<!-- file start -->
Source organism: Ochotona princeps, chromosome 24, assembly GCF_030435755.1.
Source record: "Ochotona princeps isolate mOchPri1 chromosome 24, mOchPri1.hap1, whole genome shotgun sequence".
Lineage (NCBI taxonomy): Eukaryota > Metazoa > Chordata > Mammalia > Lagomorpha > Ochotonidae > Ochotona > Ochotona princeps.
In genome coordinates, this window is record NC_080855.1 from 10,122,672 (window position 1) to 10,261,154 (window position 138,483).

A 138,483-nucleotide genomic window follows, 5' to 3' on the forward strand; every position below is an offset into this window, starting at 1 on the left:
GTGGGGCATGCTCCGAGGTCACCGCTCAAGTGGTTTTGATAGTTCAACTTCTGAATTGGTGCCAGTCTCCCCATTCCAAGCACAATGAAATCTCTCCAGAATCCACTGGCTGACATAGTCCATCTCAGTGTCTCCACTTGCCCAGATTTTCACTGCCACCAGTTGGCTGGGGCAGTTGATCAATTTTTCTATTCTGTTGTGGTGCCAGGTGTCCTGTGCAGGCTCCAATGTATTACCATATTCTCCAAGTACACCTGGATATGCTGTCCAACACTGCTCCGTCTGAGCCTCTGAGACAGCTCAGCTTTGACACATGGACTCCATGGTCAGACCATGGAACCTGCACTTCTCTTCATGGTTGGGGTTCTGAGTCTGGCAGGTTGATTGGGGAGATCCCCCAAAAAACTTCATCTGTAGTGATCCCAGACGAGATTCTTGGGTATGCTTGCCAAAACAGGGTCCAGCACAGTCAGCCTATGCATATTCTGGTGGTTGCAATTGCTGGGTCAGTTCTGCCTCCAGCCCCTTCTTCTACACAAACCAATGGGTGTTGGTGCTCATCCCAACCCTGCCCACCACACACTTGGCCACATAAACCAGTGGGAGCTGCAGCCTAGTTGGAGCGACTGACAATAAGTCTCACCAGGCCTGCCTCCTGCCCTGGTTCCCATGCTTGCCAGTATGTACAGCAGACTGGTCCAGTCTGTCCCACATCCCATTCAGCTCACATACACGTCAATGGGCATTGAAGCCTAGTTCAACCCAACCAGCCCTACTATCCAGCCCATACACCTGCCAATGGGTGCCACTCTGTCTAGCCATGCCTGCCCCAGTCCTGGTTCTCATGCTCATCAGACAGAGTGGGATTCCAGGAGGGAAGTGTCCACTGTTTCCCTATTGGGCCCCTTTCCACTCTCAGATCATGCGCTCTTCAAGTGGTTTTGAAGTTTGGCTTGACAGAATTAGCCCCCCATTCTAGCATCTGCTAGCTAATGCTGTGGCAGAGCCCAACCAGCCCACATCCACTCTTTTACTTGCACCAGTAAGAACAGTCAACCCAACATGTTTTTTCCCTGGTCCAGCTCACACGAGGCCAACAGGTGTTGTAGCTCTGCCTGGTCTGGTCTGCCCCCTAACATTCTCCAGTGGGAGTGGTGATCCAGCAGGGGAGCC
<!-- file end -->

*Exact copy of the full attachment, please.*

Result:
Source organism: Ochotona princeps, chromosome 24, assembly GCF_030435755.1.
Source record: "Ochotona princeps isolate mOchPri1 chromosome 24, mOchPri1.hap1, whole genome shotgun sequence".
Lineage (NCBI taxonomy): Eukaryota > Metazoa > Chordata > Mammalia > Lagomorpha > Ochotonidae > Ochotona > Ochotona princeps.
In genome coordinates, this window is record NC_080855.1 from 10,122,672 (window position 1) to 10,261,154 (window position 138,483).

A 138,483-nucleotide genomic window follows, 5' to 3' on the forward strand; every position below is an offset into this window, starting at 1 on the left:
GTGGGGCATGCTCCGAGGTCACCGCTCAAGTGGTTTTGATAGTTCAACTTCTGAATTGGTGCCAGTCTCCCCATTCCAAGCACAATGAAATCTCTCCAGAATCCACTGGCTGACATAGTCCATCTCAGTGTCTCCACTTGCCCAGATTTTCACTGCCACCAGTTGGCTGGGGCAGTTGATCAATTTTTCTATTCTGTTGTGGTGCCAGGTGTCCTGTGCAGGCTCCAATGTATTACCATATTCTCCAAGTACACCTGGATATGCTGTCCAACACTGCTCCGTCTGAGCCTCTGAGACAGCTCAGCTTTGACACATGGACTCCATGGTCAGACCATGGAACCTGCACTTCTCTTCATGGTTGGGGTTCTGAGTCTGGCAGGTTGATTGGGGAGATCCCCCAAAAAACTTCATCTGTAGTGATCCCAGACGAGATTCTTGGGTATGCTTGCCAAAACAGGGTCCAGCACAGTCAGCCTATGCATATTCTGGTGGTTGCAATTGCTGGGTCAGTTCTGCCTCCAGCCCCTTCTTCTACACAAACCAATGGGTGTTGGTGCTCATCCCAACCCTGCCCACCACACACTTGGCCACATAAACCAGTGGGAGCTGCAGCCTAGTTGGAGCGACTGACAATAAGTCTCACCAGGCCTGCCTCCTGCCCTGGTTCCCATGCTTGCCAGTATGTACAGCAGACTGGTCCAGTCTGTCCCACATCCCATTCAGCTCACATACACGTCAATGGGCATTGAAGCCTAGTTCAACCCAACCAGCCCTACTATCCAGCCCATACACCTGCCAATGGGTGCCACTCTGTCTAGCCATGCCTGCCCCAGTCCTGGTTCTCATGCTCATCAGACAGAGTGGGATTCCAGGAGGGAAGTGTCCACTGTTTCCCTATTGGGCCCCTTTCCACTCTCAGATCATGCGCTCTTCAAGTGGTTTTGAAGTTTGGCTTGACAGAATTAGCCCCCCATTCTAGCATCTGCTAGCTAATGCTGTGGCAGAGCCCAACCAGCCCACATCCACTCTTTTACTTGCACCAGTAAGAACAGTCAACCCAACATGTTTTTTCCCTGGTCCAGCTCACACGAGGCCAACAGGTGTTGTAGCTCTGCCTGGTCTGGTCTGCCCCCTAACATTCTCCAGTGGGAGTGGTGATCCAGCAGGGGAGCC